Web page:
Photo of Rachel B. Weil

We write from Tampa, Florida, where we attended the bridal shower of a lifelong friend’s daughter.  In a happy coincidence, the event fell on the last weekend of a two-week stretch of dog shows in which our puppy’s sire, a spectacular white corded Standard Poodle named Joel, was being shown.  A lovely interlude, except for the cold, rainy raw weather today and the mostly-equally-unpleasant decision in today’s case.  In D’Addario v. Johnson & Johnson, et al., 2023 WL 239395 (D.N.J. Jan 18, 2023), the plaintiff was implanted with the defendant’s textured breast implant after undergoing a mastectomy.  The defendant’s tissue expanders were used to prepare the plaintiff’s body for the implant.  The plaintiff alleged that the products caused her to develop Breast Implant-Associated Large Cell Lymphoma (“BIA-ALCL”), a rare form of cancer.  The plaintiff asserted claims under the Connecticut Product Liability Act (“CPLA”) for manufacturing defect, breach of implied warranties, negligent misrepresentation, and failure to warn.  The defendant moved to dismiss all of the claims.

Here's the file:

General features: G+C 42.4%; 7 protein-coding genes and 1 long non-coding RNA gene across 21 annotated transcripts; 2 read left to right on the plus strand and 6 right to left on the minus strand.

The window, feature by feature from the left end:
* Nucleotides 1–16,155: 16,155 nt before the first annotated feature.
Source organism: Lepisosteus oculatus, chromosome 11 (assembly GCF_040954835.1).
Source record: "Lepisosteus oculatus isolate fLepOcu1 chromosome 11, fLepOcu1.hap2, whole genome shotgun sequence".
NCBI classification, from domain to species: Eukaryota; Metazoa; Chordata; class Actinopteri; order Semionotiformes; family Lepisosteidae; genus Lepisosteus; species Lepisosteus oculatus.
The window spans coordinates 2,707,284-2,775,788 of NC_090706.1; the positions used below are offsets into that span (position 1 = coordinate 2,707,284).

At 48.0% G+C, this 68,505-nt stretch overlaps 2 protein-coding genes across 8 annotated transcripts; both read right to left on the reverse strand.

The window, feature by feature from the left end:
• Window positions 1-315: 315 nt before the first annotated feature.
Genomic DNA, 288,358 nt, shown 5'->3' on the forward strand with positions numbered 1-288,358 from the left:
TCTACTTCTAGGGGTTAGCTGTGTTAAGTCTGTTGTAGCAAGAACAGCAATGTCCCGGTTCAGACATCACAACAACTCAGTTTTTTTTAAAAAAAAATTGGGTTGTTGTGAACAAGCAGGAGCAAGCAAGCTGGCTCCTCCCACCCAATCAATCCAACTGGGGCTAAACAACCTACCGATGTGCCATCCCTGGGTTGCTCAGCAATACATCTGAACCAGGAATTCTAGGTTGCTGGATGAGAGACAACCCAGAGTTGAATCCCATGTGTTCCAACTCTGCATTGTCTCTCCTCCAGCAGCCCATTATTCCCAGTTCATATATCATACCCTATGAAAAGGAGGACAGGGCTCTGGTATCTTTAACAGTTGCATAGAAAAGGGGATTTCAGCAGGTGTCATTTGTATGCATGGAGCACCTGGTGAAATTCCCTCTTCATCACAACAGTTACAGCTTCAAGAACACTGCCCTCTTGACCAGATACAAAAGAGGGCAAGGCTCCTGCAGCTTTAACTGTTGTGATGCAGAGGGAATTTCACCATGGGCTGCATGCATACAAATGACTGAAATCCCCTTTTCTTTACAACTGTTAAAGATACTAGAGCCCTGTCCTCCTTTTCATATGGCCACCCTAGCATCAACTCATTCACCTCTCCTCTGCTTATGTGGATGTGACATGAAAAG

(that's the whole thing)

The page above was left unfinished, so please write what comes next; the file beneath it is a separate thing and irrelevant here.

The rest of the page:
The plaintiff’s breast implants were class III medical devices, subject to the FDA’s full premarket approval (“PMA”) process.  (The tissue expanders were class II devices, subject to the less rigorous 510(k) clearance process.)  Under Riegel v. Medtronic, as the D’Addario court explained and as readers of this blog are aware, the express preemption provisions of the FDCA preempt most state-law product liability claims against manufacturers of Class III medical devices.  As the court explained, there is a “narrow” exception for so-called “parallel” claims – claims that are based on violation of an FDA requirement, not on state requirements that are “different from, or in addition to,” the federal ones.  In other words, “where a . . . claim for violating a state-law duty ‘parallels’ a federal-law duty under the MDA, the MDA will not preempt the state-law claim. . . ” if the plaintiff can link the alleged violation to her alleged injury.  D’Addario, 2023 WL 239395 at *4 (internal punctuation and citation to Riegel omitted).  Remember, the “parallel claim” exception is a “narrow one,” as the court emphasized, and as it promptly forgot.